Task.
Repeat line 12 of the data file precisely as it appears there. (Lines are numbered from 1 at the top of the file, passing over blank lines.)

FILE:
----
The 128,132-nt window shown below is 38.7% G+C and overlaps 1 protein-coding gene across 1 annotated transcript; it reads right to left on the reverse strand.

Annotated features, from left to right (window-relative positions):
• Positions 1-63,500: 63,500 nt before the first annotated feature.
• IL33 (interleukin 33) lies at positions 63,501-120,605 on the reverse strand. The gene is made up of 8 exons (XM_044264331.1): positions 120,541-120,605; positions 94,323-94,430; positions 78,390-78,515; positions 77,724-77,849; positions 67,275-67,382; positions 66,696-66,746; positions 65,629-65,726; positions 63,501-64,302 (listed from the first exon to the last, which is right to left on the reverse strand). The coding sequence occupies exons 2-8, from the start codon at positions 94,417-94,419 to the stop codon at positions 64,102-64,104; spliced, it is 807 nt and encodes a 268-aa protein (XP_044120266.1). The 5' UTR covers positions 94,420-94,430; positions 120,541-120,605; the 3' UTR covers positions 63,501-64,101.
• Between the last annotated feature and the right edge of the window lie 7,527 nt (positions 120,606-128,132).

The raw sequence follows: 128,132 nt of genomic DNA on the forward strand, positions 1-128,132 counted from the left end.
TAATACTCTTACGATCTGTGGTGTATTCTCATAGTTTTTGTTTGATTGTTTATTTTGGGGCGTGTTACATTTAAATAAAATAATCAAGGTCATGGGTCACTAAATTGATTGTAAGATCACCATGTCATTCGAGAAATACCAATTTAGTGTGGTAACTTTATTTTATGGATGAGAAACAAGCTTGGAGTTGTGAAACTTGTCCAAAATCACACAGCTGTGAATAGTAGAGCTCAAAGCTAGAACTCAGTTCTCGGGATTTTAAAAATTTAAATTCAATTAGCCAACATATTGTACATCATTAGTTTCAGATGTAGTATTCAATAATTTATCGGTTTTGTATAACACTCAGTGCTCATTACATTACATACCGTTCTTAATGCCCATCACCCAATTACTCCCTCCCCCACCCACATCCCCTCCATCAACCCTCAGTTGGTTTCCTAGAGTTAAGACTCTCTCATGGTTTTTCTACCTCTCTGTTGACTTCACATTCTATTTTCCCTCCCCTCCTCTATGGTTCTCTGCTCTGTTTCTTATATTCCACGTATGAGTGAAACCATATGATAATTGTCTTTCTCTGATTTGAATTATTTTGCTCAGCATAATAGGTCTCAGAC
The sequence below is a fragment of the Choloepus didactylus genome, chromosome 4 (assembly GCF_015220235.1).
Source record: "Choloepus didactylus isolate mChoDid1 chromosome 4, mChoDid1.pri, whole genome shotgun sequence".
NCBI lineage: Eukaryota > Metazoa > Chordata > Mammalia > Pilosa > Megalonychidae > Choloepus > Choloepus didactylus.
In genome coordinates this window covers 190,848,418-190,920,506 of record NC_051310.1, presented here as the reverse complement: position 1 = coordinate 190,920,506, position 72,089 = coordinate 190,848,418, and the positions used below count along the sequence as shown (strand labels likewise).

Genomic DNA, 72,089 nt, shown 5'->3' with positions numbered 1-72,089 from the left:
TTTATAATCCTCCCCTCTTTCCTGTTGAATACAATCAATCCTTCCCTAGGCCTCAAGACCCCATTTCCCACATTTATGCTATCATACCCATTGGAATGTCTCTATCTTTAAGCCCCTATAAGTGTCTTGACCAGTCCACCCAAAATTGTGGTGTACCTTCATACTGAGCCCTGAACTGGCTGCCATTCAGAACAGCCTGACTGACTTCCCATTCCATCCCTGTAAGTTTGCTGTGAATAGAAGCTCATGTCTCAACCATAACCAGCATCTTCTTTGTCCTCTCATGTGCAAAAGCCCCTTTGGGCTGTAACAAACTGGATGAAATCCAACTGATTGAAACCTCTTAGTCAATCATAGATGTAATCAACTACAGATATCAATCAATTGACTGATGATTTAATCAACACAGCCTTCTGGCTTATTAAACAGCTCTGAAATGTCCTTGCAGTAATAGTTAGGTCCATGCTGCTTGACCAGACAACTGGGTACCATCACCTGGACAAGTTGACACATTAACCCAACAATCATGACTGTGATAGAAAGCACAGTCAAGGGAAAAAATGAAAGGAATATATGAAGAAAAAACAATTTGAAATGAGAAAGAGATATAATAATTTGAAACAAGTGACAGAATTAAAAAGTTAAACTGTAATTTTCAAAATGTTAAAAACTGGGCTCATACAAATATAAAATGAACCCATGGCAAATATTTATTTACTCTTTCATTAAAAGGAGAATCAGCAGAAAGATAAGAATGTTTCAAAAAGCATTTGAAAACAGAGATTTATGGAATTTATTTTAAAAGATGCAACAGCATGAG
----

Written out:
Genomic DNA, 72,089 nt, shown 5'->3' with positions numbered 1-72,089 from the left: